Sleeping in Space

Sleeping in microgravity can be challenging! In the weightless environment of the International Space Station (ISS), astronauts cannot "lie down" to sleep: there is no real "up" or "down."

Sleeping in Space

It's bedtime for Chris Hadfield. Watch the video to learn all about his bedtime routine and check out his pyjamas. (Credits: Canadian Space Agency, NASA)

Sleeping quarters in space

In the weightless environment of space, the carbon dioxide (CO2) that astronauts expel could form a bubble around their head. That is why they have to sleep near an air vent.

Astronauts go to bed in their "sleep stations," personal sleep compartments the size of a telephone booth, which have:

  • a sleeping bag
  • a pillow
  • a lamp
  • an air vent
  • a personal laptop
  • a place for personal belongings

Crew members who want to sleep outside the sleep compartments can secure their sleeping bag to the floor, the ceiling or the wall. They generally use earplugs and a sleep mask to block out the noise and light.

Sleeping vertically

In space, sleeping on the floor is just as comfortable as sleeping on the wall: there is no difference in the weightless environment.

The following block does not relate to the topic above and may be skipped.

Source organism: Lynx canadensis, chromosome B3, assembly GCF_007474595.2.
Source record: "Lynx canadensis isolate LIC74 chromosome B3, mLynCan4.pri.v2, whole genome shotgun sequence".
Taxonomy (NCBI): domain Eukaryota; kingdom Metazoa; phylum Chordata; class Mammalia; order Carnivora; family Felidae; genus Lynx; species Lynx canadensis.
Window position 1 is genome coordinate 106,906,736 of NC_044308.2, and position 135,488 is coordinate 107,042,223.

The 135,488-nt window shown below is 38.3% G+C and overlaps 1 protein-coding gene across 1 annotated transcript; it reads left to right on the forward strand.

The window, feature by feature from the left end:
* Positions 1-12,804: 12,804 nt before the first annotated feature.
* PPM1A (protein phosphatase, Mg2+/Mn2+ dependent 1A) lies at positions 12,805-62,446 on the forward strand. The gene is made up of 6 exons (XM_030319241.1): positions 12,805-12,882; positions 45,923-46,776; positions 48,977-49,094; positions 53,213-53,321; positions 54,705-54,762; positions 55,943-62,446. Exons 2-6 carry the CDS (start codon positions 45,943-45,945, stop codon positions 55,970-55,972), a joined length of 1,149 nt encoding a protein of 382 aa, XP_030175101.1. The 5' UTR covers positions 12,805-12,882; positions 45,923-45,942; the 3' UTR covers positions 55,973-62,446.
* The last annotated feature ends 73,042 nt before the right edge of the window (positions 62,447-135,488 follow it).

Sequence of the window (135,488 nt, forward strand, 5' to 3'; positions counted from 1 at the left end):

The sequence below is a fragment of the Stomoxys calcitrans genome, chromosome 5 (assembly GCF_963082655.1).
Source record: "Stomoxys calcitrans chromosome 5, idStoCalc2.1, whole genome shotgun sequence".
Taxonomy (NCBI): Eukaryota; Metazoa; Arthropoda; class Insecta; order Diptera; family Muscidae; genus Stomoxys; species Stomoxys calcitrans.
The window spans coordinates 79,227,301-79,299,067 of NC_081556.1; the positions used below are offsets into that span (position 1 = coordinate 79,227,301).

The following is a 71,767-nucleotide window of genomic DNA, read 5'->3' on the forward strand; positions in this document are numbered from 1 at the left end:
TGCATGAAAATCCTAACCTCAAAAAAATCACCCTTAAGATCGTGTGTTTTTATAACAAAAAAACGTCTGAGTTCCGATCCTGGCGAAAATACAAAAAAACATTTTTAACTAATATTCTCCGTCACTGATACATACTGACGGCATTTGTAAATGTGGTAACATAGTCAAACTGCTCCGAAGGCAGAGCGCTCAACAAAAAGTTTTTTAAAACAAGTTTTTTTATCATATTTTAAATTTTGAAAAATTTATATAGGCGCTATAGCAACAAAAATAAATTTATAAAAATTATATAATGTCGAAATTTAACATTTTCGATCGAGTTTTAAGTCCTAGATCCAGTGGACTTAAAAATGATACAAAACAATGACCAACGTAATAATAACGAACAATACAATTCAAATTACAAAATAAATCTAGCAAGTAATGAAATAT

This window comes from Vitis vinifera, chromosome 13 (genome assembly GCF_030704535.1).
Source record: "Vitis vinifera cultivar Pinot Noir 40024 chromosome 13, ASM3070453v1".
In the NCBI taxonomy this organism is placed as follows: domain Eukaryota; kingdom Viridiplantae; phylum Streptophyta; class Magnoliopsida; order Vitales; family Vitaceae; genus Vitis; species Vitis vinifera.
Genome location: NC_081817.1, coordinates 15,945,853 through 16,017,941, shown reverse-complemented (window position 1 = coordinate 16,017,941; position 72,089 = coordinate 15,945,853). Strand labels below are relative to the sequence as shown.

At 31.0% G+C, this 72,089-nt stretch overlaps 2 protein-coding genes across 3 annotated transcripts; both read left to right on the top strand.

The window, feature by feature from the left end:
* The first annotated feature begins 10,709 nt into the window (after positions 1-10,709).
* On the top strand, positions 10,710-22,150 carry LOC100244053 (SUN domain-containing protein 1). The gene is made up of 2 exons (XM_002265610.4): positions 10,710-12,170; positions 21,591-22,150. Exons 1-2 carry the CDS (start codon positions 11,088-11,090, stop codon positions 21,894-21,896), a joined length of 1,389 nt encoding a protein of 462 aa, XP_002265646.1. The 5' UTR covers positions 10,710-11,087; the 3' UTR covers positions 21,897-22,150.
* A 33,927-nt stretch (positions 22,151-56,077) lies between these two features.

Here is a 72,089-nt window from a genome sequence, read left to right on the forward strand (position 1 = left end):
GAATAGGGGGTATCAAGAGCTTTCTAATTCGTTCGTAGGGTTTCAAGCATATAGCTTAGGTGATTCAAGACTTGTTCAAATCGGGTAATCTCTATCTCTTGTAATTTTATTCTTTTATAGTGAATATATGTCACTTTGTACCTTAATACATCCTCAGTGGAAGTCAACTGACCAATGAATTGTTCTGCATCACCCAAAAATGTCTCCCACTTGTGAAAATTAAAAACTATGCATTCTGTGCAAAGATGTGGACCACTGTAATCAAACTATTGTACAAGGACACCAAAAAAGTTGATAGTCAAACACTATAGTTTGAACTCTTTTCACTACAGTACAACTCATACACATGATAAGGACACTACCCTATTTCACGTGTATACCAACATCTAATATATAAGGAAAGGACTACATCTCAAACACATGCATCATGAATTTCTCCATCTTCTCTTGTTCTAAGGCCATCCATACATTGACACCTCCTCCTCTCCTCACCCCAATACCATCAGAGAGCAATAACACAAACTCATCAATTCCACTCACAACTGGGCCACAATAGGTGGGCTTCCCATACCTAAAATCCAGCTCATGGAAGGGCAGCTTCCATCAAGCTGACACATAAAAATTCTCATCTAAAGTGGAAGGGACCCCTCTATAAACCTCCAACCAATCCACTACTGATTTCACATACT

However, since astronauts are used to sleeping on a mattress on Earth, their sleeping bag has a rigid cushion, to exert pressure on their back.

JAXA astronaut Koichi Wakata sleeping comfortably attached to the wall of the Kibo laboratory on the ISS. (Credit: NASA)

Even though astronauts are allotted about 8.5 hours for sleep every day, many of them have reported needing only about 6 hours to feel fully rested. Some specialists believe that this is because the body tires less quickly in weightlessness: the muscles don't have to work as hard as on Earth.

However, the noise level on the ISS creates poor conditions for getting a good night's rest. That is why astronauts usually wear earplugs while they sleep.

Snoozing… day and night

After long-duration stays in space, some astronauts have reported the sensation of floating over their mattress for a few days after their return to Earth.

While orbiting the Earth, astronauts witness 16 sunrises and sunsets every 24 hours.

While seeing a sunrise every 90 minutes may seem like an incredible experience, it can also make it difficult for astronauts to maintain a regular sleep pattern

Luckily, astronauts use Greenwich Mean Time (GMT) to keep a regular schedule. This time zone represents a compromise between the mission control centres in Houston and Moscow.

Explore further